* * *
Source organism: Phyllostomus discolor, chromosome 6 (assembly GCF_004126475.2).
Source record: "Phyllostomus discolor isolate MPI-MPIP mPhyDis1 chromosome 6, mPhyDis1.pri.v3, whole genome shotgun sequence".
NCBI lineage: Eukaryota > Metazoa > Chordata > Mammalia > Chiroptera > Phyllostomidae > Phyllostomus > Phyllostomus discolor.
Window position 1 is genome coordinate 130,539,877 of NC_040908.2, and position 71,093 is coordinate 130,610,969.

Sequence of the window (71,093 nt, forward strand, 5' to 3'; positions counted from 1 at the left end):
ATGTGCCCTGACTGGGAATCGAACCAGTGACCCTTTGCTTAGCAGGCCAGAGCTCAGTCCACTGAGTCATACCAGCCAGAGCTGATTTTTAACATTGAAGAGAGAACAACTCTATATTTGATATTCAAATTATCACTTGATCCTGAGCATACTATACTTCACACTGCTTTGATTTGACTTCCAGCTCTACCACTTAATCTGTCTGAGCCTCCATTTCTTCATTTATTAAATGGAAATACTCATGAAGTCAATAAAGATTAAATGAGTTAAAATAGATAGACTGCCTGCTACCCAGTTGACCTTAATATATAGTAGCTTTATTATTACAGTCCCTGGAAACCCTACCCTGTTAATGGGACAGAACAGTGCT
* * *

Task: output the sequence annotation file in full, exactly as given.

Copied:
Source organism: Phyllostomus discolor, chromosome 6 (assembly GCF_004126475.2).
Source record: "Phyllostomus discolor isolate MPI-MPIP mPhyDis1 chromosome 6, mPhyDis1.pri.v3, whole genome shotgun sequence".
NCBI lineage: Eukaryota > Metazoa > Chordata > Mammalia > Chiroptera > Phyllostomidae > Phyllostomus > Phyllostomus discolor.
Window position 1 is genome coordinate 130,539,877 of NC_040908.2, and position 71,093 is coordinate 130,610,969.

Sequence of the window (71,093 nt, forward strand, 5' to 3'; positions counted from 1 at the left end):
ATGTGCCCTGACTGGGAATCGAACCAGTGACCCTTTGCTTAGCAGGCCAGAGCTCAGTCCACTGAGTCATACCAGCCAGAGCTGATTTTTAACATTGAAGAGAGAACAACTCTATATTTGATATTCAAATTATCACTTGATCCTGAGCATACTATACTTCACACTGCTTTGATTTGACTTCCAGCTCTACCACTTAATCTGTCTGAGCCTCCATTTCTTCATTTATTAAATGGAAATACTCATGAAGTCAATAAAGATTAAATGAGTTAAAATAGATAGACTGCCTGCTACCCAGTTGACCTTAATATATAGTAGCTTTATTATTACAGTCCCTGGAAACCCTACCCTGTTAATGGGACAGAACAGTGCT